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News stories tagged with "nature"

Saving bats with food, water and warmth

As we've reported, thousands of bats in New York and parts of New England are dying of a mysterious illness that causes a pale fungus to grow around their snouts. It's called white nose syndrome. Researchers across the country have been scrambling, but they still don't know what's causing it. Some new information is emerging; wildlife rehabilitators working with New York biologists are saving some bats with just food, water and warmth. Biologist Chris Ray tells Jonathan Brown white nose syndrome kills bats in at least two ways.  Go to full article

Natural Selections: Pinecones

How many pinecones does a squirrel eat in the winter? It depends on the pinecone, but a single squirrel can eat thousands of pinecones in the winter. Learn more about squirrels and their pinecones with Martha Foley and Dr. Curt Stager.  Go to full article
Grosbeaks near a backyard feeder in Bloomingdale
Grosbeaks near a backyard feeder in Bloomingdale

Counting birds in the backyard

Bird watchers are out in force this weekend for the annual Great Backyard Bird Count. This year's event calls on birders to "Count for Fun, Count for the Future." Backyard reports this weekend will help biologists spotlight changes in bird populations and distribution from year to year. Todd Moe spoke with avid birder John Thaxton, in Keene. He and his wife became serious bird watchers after a bike trip and a stop at a bed of wild roses, 25 years ago.  Go to full article
Perhaps the most unusual bird on the count was a leucistic black-capped Chickadee at a Bloomingdale feeder (photo: Larry Master)
Perhaps the most unusual bird on the count was a leucistic black-capped Chickadee at a Bloomingdale feeder (photo: Larry Master)

Volunteers flock to annual bird count

For the 108th year, volunteer birders fanned out across the country for the annual birding census earlier this winter. The all-volunteer effort takes a snapshot of bird populations to monitor their status and distribution across the Western Hemisphere. The Audubon Society started the Christmas Bird Count in 1900 as an alternative to a Victorian-era holiday hunting tradition of shooting the greatest number of birds. Today, data collected during the Christmas Bird Count helps researchers monitor bird behavior and bird conservation. You could call it bird watching with a benefit. Todd Moe tagged along with some Adirondack bird enthusiasts who began their avian adventure at first light.  Go to full article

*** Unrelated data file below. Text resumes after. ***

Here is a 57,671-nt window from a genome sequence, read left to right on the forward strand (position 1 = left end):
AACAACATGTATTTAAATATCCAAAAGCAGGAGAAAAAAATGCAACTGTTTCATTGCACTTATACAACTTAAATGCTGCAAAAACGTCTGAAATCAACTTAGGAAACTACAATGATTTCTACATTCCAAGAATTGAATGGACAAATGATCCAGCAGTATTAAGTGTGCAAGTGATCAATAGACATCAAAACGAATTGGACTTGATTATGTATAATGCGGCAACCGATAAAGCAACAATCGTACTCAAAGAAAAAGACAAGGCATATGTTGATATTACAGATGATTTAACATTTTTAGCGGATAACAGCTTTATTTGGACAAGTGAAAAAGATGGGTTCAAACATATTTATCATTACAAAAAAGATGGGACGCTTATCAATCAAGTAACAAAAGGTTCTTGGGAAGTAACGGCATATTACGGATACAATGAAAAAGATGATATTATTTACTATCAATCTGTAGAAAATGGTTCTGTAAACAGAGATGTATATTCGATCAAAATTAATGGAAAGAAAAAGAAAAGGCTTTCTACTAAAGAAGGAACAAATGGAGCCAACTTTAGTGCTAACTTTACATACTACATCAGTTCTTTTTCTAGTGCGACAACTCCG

Natural Selections: Adirondack snakes

A class asked Martha Foley and Curt Stager about the snakes of the region. There are about 10 indigenous species, only one poisonous. The most elusive is the worm snake, which looks like--and feeds on--its namesake.  Go to full article

New magazine connects kids and nature

The state Department of Conservation is launching a new nature magazine for kids, filled with photos, articles and tips on activities designed to encourage children to reconnect with the outdoors and the natural world. DEC Commissioner Pete Grannis says Conservationist for Kids will be published three times a year. He told Todd Moe that the new magazine is part of a plan to connect more New Yorkers to nature.  Go to full article
A male Common Redpoll (photo: Larry Master, Lake Placid)<br /><br />
A male Common Redpoll (photo: Larry Master, Lake Placid)

Counting birds in the winter

The 108th annual Christmas Bird Count is underway across North America. Todd Moe talks with Adirondack birder and naturalist Larry Master. He's been participating in the annual Saranac Lake area census for 35 years. Master says the Bird Count began in 1900 as a protest against an annual holiday bird hunt.  Go to full article

Natural Selections: Bird Feathers

What can we learn from a single feather about a bird or about the purpose of that feather? Martha Foley and Dr. Curt Stager talk about these unique and remarkable natural structures.  Go to full article

Natural Selections: Seeing Evolution

Evolution as a theory has more going for it than sheer speculation. Darwin's ideas about how new species arise are supported, for example, by the recent development of a distinct species of marsh grass. Martha Foley and Dr. Curt Stager look at the scientific evidence supporting evolution.  Go to full article

Watertown tries to shoo crows out of the city

Crows are garrulous, clubby birds. Good fliers, fun to watch. But they have their place. Flocks (proper name "murders") can provide human-like entertainment in the countryside. But in cities...not so much. Some cities like Watertown bring in professionals to get rid of crows, particularly at this time of year. Mary Corriveau is city manager of Watertown. She tells Jonathan Brown the birds are starting to flock downtown where asphalt and heated buildings help keep them warm through the winter.  Go to full article

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